Summary info for schedule – will be hidden on film page
Heart of the Sea
Growing up in Hawaii, Rell Sunn was famed as a surfboarder. She was a single mother, first female lifeguard, founder of the Women's Professional Surfing Association, and a radio DJ. She fought an 18 year battle with breast cancer. This film joyfully celebrates a life lived to the fullest.
Screening day / time
Check Back Soon

Heart of the Sea

Filmmaker info pending
Running Time
57 minutes

Heart of the Sea

HEART OF THE SEA is a portrait of Rell “Kapolioka’ehukai” Sunn, who died in January 1998 of breast cancer at the age of 47. Known worldwide as a pioneer of women’s professional surfing, at home in Hawaii Rell achieved the stature of an icon—not only for her physical power, grace and luminous beauty, but for her leadership in a community that loved her as much as she loved it.

Rell Sunn grew up on the beach in Oahu near Makaha point. Her grandmother gave her the middle name Kapolioka’ehukai, which means “heart of the sea.” Instructed by surfing great Buffalo Keaulana, Rell began surfing, diving and spearfishing at the age of four.

Rell was Hawaii’s number one female amateur surfer for five years. After a trip to California with Duke Kahanamoku in 1966 to attend a world championship, she began traveling around the world to compete professionally. In 1975, she co-founded the Women’s International Surfing Association (WISA), the first women’s pro circuit, with Mary Setterholm, Jericho Poppler and MaryLou (McGinnis) Drummy. In 1979 she formed Women’s Pro Surfing (WPS) with pro women Jericho Poppler, Lynne Boyer, Margo Oberg, Cherie Gross, Linda Davoli, Debbie Beacham, Becky Benson and Brenda Scott. In 1982 Sunn was ranked number one in the world on longboard.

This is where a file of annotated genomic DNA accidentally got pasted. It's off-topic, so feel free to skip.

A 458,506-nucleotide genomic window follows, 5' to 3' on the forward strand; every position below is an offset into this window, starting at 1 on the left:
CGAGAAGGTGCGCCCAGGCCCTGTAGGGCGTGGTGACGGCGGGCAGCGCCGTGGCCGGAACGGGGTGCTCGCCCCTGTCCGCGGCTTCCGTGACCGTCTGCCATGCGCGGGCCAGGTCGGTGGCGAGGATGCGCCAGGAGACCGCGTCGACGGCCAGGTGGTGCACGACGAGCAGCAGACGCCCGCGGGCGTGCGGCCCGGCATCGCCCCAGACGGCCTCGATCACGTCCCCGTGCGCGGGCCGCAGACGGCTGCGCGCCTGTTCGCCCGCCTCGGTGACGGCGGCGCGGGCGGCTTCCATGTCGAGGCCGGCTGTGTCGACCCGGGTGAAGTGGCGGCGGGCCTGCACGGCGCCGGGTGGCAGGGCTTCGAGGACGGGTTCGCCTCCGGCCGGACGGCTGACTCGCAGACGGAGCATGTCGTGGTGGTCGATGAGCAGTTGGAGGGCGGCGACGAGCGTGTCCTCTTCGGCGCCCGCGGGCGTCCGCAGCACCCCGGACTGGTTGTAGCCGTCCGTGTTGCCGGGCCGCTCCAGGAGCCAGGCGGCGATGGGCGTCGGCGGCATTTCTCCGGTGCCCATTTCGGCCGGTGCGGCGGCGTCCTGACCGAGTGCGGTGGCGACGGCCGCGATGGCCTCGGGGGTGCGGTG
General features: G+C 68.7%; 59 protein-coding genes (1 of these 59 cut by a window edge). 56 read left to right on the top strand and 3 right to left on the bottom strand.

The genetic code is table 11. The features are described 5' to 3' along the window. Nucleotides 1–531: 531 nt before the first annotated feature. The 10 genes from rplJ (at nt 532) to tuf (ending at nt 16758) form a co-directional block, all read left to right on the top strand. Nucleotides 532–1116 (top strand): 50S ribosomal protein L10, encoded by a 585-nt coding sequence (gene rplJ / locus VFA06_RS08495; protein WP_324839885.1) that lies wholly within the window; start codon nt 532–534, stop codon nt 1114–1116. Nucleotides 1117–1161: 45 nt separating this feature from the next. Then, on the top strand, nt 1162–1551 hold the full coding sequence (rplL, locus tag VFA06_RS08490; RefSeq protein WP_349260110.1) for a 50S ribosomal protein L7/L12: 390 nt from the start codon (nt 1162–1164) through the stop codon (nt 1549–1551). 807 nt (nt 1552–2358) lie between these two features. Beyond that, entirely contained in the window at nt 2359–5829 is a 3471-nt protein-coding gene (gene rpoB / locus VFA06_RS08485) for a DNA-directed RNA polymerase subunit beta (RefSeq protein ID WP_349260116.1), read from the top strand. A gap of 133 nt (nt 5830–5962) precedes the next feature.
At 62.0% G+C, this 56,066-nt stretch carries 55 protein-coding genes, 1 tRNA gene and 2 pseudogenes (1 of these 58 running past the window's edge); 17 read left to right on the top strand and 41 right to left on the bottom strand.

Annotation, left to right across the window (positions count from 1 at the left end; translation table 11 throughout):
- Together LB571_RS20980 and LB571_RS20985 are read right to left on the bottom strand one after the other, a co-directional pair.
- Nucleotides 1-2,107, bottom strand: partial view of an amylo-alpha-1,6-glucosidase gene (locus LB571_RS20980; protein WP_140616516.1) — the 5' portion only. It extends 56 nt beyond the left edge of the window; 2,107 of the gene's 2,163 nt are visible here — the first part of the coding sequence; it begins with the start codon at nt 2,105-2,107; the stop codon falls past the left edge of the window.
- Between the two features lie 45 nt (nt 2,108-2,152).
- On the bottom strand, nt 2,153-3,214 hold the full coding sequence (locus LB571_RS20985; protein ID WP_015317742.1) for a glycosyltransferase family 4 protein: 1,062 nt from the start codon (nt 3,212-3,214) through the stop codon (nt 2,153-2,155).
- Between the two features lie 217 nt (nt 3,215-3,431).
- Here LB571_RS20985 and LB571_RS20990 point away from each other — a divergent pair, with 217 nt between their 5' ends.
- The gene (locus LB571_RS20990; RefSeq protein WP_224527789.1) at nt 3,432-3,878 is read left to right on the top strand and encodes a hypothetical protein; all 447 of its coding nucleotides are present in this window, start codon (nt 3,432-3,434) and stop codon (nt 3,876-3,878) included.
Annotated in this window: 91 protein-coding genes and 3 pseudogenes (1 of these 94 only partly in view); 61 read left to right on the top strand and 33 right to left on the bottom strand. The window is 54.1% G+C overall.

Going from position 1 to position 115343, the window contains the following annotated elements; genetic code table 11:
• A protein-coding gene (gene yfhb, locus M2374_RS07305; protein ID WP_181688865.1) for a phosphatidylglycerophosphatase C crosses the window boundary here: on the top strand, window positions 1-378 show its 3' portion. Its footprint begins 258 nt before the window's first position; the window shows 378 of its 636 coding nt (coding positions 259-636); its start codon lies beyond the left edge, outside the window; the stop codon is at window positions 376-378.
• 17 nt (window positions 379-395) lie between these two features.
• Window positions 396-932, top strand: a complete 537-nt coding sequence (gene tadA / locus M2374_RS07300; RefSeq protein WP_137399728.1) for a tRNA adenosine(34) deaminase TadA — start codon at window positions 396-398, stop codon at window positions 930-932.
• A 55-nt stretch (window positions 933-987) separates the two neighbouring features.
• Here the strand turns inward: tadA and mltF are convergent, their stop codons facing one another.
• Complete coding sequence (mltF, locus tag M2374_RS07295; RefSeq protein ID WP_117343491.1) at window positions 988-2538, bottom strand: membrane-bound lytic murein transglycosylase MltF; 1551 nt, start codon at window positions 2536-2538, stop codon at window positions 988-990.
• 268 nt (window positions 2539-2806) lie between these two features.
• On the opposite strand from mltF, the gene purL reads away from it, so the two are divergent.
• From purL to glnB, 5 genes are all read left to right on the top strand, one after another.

Rell lived her entire life in Makaha, a beach town troubled by crime, drug abuse, high teen pregnancy and school dropout rates. But to Rell, it was a place full of family and friends and her beloved ocean—“paradise on earth.”

Throughout her life, Rell led by doing. A professional surfer who carved the way for women in a sport dominated by men, Rell also led her community as an organizer and activist for at-risk youth and for the preservation of the natural beauty and cultural traditions of her native Hawaii.

Rell brought the joy she had found in surfing to the children of Makaha, founding the annual Menehune surfing contests for kids to promote self-esteem and sportsmanship in children. Families came out to cheer for children competing in bodyboarding, shortboarding and longboarding contests over a three-day period. In 1995 Sunn arranged sponsorship and chaperoned 24 Menehune surfers to the Biarritz Surf Festival in France. The contest continues today through the guidance of her daughter Jan.

Film details
Year(s) screened
  • 2003
Where to Watch
Scroll to Top